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Bridging the gap between online learning and traditional education

2 Mar 2021 | Lesson Desk Team3 min read

The growth of new and advanced technologies and their impact on the delivery of education has caused a renewed national interest in online learning. The norm for centuries was a traditional face-to-face classroom with an educator directing the lesson and had students who, in turn, participate at the times and manner prescribed by the teacher. Whilst education has remained broadly the same for hundreds of years, technological advances in communication and delivery began to provide new opportunities in the education sphere and have ultimately become an essential part of everyday and classroom life.

One of the very first technological advances that has tremendously impacted education was the invention of the printing press. This allowed for mass duplication of information in the form of learning material, textbooks and reading books. Additionally, advances in communication technology such as the telegraph, telephone, radio, and film changed the education landscape even further. The quickening pace of technological innovation has paved the way for many new forms of learning to take place at a distance, away from the classroom or in a completely bespoke approach.

Educational technology has shown to reinforce the learning process due to its nature of increasing flexibility, easy access to expertise, promotion of learner accountability and collaborative learning, as well as how it can facilitate those students who cannot meet face-to-face. Yet, in many schools, we can see a clear gap between different beliefs regarding academic deliverance and what today’s education model should look like. While many educators have indicated that they use digital learning tools on a daily basis as a means to teach, other educational institutions have been hesitant to jump on board and might find it to be slightly inaccessible. This is due to educators feeling more confident in doing things the old-fashioned way as well as persisting opinions on how progressive approaches to learning is at odds with traditional education, how technology dilutes the educational process, and how it is perceived as a distraction during the learning process.

However, the world has gone digital, and technology plays a major role in learners’ everyday lives. With that being said, it’s time to bring them as well as their educators closer to technology, one step at a time. By doing so, students can also learn the basics of using technology in an advantageous way to elevate their learning experience while learning how to be good digital citizens early. So how can we make sure predominantly traditional schools, educators and learners are not left behind with the evolution of learning?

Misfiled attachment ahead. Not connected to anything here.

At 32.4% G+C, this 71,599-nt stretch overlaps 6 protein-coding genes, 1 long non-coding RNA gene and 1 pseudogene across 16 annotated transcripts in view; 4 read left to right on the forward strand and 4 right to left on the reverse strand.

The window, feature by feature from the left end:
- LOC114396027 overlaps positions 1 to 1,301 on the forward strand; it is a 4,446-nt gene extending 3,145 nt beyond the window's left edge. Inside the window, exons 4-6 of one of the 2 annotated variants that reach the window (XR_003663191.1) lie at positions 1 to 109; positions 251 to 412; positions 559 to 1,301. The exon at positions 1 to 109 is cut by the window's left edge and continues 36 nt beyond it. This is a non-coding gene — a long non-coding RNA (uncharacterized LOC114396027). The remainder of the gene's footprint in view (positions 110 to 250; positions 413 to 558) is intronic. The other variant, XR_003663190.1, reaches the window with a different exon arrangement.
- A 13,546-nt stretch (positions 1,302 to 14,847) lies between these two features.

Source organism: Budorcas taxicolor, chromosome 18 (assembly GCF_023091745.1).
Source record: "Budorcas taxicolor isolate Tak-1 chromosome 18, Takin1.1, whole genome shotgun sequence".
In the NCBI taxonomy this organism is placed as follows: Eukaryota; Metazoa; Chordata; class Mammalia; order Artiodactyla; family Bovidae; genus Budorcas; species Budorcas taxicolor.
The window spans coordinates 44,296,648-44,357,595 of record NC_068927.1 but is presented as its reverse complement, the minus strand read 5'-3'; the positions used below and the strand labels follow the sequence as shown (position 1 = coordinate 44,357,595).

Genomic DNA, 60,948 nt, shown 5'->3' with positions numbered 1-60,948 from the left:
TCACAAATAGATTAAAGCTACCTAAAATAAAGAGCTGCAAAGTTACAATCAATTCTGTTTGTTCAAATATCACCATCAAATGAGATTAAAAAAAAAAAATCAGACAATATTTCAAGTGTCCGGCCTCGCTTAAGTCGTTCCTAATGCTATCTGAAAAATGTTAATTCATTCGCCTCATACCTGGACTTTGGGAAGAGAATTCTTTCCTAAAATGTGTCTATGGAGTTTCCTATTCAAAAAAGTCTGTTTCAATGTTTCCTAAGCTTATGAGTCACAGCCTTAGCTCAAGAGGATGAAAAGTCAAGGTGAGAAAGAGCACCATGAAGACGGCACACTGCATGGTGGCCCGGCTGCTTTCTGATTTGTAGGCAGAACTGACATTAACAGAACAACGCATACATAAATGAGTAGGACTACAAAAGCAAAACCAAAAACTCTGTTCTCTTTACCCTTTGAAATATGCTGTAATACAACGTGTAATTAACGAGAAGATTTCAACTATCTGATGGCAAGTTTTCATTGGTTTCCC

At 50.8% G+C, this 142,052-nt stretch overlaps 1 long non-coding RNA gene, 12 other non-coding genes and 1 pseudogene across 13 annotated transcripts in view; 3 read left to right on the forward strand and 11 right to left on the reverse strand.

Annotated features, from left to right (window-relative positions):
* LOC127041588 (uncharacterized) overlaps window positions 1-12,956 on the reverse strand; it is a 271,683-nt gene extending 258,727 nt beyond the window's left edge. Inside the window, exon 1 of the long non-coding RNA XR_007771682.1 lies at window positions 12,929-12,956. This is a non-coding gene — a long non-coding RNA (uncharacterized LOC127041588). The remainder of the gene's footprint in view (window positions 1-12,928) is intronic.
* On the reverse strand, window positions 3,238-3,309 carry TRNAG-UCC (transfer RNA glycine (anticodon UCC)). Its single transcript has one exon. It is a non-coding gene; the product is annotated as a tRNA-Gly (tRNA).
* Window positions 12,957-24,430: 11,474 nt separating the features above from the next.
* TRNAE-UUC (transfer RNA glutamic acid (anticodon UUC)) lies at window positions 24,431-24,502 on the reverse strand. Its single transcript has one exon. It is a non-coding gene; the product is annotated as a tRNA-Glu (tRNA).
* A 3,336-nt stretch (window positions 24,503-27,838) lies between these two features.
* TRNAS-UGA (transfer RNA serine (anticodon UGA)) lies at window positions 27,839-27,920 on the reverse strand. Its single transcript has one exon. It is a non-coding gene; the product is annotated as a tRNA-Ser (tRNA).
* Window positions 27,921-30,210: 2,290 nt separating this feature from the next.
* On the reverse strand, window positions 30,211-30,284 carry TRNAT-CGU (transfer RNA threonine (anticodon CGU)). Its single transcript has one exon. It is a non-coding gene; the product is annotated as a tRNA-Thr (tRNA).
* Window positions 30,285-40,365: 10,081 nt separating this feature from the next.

Instead of having schools entirely transition into a fully-fledged digital institution, a small-stepping, blended-learning approach is the best way forward. A number of studies have shown that the blended approach to learning’s academic delivery really captures the best of every possible learning method and, as such, is an effective way of active learning for students.

For learners, this can be done through the use of an increase in digital assessments. Having examination prep such as mock papers take place online and even implementing a more digital-based assignment and homework model is a great way to gradually and successfully bring technology into classrooms. Computer studies or subjects are an extraordinary way to also swiftly implement digital learning technologies.

Educators can also jump on the technology train and alleviate the time-consuming task of marking their students’ tests, assessments and exams with automated digital marking. Once schooling institutions become comfortable with these small but impactful technological additions, they should implement more digital learning tools to not only elevate the students’ learning experience but the educators’ teaching experience as well.

It is also imperative to take into account educators’, learners’ and schooling institutions’ socioeconomic backgrounds as this might bring about various barriers when trying to incorporate digital learning technologies into schools. While there is a gap between various teaching methods and students’ needs, there is often enough affordable, secure and inclusively-beneficial ways to upgrade schools’ traditional learning models.

For those learners who do not have access to a laptop or mobile device, schools should look into making computers or tablets accessible after core hours by placing them in their school library or computer rooms. If there are educators that are found to be struggling with the digital element of teaching or who are computer illiterate, then getting them upskilled should be the first priority. This way, learners will receive good quality education from teachers who have overcome the same digital challenges they will encounter. Funding to implement educational technologies has also shown to be a common concern for traditional schools. However, by looking into budget-friendly online learning platforms or forms of financial support such as government grants and funding, schools can easily grab opportunities to get their learners and educators on board.

Lesson Desk offers schools, universities, colleges, and tutors affordable, accessible, and engaging digital learning solutions for all schools to integrate into their current education model. Download our brochure for more information on our learning platforms or visit our website to learn more about our full range of learning solutions.